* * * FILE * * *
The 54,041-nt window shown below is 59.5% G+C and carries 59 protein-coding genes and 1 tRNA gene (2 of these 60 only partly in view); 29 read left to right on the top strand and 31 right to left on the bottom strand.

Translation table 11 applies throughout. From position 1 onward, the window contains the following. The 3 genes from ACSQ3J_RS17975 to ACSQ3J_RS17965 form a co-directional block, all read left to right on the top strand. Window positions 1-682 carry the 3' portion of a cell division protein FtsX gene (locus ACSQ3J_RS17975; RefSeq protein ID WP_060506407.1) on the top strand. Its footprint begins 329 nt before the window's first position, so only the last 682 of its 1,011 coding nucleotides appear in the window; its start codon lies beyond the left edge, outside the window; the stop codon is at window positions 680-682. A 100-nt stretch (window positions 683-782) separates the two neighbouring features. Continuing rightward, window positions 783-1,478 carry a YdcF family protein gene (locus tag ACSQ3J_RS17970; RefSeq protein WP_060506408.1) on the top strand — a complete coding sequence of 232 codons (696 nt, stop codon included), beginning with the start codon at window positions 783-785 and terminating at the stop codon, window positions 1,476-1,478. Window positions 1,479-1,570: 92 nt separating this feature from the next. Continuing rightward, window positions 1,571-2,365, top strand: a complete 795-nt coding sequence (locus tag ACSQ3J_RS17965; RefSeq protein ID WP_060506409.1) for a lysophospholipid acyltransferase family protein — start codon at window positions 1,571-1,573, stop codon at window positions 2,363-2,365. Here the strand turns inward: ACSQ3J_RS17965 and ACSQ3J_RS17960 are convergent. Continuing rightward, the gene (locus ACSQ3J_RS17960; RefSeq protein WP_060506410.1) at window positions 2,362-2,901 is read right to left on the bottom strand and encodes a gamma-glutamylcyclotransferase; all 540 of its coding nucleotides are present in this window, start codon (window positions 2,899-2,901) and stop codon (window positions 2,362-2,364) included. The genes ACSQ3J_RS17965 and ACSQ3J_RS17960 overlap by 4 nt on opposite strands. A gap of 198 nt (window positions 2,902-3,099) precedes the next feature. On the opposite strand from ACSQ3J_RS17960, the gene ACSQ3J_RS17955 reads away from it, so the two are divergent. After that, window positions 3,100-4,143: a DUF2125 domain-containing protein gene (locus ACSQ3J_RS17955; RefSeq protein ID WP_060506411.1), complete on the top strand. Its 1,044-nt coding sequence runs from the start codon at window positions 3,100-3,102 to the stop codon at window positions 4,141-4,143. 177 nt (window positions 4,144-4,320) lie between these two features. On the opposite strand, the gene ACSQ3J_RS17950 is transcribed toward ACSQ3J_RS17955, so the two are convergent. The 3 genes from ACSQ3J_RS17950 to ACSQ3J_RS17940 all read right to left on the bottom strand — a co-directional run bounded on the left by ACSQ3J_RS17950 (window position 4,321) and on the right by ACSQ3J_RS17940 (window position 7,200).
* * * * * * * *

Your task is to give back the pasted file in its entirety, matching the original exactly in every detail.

The 54,041-nt window shown below is 59.5% G+C and carries 59 protein-coding genes and 1 tRNA gene (2 of these 60 only partly in view); 29 read left to right on the top strand and 31 right to left on the bottom strand.

Translation table 11 applies throughout. From position 1 onward, the window contains the following. The 3 genes from ACSQ3J_RS17975 to ACSQ3J_RS17965 form a co-directional block, all read left to right on the top strand. Window positions 1-682 carry the 3' portion of a cell division protein FtsX gene (locus ACSQ3J_RS17975; RefSeq protein ID WP_060506407.1) on the top strand. Its footprint begins 329 nt before the window's first position, so only the last 682 of its 1,011 coding nucleotides appear in the window; its start codon lies beyond the left edge, outside the window; the stop codon is at window positions 680-682. A 100-nt stretch (window positions 683-782) separates the two neighbouring features. Continuing rightward, window positions 783-1,478 carry a YdcF family protein gene (locus tag ACSQ3J_RS17970; RefSeq protein WP_060506408.1) on the top strand — a complete coding sequence of 232 codons (696 nt, stop codon included), beginning with the start codon at window positions 783-785 and terminating at the stop codon, window positions 1,476-1,478. Window positions 1,479-1,570: 92 nt separating this feature from the next. Continuing rightward, window positions 1,571-2,365, top strand: a complete 795-nt coding sequence (locus tag ACSQ3J_RS17965; RefSeq protein ID WP_060506409.1) for a lysophospholipid acyltransferase family protein — start codon at window positions 1,571-1,573, stop codon at window positions 2,363-2,365. Here the strand turns inward: ACSQ3J_RS17965 and ACSQ3J_RS17960 are convergent. Continuing rightward, the gene (locus ACSQ3J_RS17960; RefSeq protein WP_060506410.1) at window positions 2,362-2,901 is read right to left on the bottom strand and encodes a gamma-glutamylcyclotransferase; all 540 of its coding nucleotides are present in this window, start codon (window positions 2,899-2,901) and stop codon (window positions 2,362-2,364) included. The genes ACSQ3J_RS17965 and ACSQ3J_RS17960 overlap by 4 nt on opposite strands. A gap of 198 nt (window positions 2,902-3,099) precedes the next feature. On the opposite strand from ACSQ3J_RS17960, the gene ACSQ3J_RS17955 reads away from it, so the two are divergent. After that, window positions 3,100-4,143: a DUF2125 domain-containing protein gene (locus ACSQ3J_RS17955; RefSeq protein ID WP_060506411.1), complete on the top strand. Its 1,044-nt coding sequence runs from the start codon at window positions 3,100-3,102 to the stop codon at window positions 4,141-4,143. 177 nt (window positions 4,144-4,320) lie between these two features. On the opposite strand, the gene ACSQ3J_RS17950 is transcribed toward ACSQ3J_RS17955, so the two are convergent. The 3 genes from ACSQ3J_RS17950 to ACSQ3J_RS17940 all read right to left on the bottom strand — a co-directional run bounded on the left by ACSQ3J_RS17950 (window position 4,321) and on the right by ACSQ3J_RS17940 (window position 7,200).